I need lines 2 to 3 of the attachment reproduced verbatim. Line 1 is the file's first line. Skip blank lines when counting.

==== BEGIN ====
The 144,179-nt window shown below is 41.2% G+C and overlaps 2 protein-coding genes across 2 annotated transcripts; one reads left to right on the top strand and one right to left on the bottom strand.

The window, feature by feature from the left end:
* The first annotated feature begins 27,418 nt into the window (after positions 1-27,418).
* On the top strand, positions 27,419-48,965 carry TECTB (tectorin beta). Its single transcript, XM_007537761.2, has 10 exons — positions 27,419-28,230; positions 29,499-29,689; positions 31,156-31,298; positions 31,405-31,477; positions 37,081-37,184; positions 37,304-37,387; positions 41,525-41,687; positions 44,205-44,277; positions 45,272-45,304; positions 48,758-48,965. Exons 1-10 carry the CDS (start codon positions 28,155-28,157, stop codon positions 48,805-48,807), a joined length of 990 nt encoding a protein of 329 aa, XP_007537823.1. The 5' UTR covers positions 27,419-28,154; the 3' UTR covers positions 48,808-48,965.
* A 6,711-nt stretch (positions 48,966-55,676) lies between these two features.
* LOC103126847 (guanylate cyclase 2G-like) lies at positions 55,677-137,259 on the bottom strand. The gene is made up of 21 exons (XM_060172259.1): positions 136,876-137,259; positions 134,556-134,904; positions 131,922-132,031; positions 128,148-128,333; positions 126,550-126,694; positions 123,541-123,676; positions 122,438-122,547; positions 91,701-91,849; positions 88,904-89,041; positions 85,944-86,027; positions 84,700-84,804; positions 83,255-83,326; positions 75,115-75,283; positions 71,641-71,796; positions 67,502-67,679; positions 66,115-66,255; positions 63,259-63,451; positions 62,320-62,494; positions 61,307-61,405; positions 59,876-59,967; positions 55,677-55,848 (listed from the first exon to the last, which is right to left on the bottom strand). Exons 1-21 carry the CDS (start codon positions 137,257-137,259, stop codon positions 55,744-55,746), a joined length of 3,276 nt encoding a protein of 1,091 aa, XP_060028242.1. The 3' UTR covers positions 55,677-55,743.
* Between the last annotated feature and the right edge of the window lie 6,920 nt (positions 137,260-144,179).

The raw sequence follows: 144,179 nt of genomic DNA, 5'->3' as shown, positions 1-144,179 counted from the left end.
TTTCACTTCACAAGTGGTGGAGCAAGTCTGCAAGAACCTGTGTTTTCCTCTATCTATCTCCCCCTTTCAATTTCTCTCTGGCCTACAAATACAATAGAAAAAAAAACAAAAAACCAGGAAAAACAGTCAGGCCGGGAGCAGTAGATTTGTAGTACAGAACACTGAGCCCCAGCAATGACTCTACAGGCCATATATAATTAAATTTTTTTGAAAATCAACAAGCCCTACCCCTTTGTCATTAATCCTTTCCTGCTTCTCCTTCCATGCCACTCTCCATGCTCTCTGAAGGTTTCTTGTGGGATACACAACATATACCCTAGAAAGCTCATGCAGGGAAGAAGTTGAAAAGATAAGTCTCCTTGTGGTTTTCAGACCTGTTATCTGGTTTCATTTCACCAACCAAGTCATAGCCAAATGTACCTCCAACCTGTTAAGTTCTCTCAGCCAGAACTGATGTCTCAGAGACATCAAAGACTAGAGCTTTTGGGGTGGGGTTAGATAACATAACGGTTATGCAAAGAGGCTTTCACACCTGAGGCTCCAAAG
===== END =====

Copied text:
The window, feature by feature from the left end:
* The first annotated feature begins 27,418 nt into the window (after positions 1-27,418).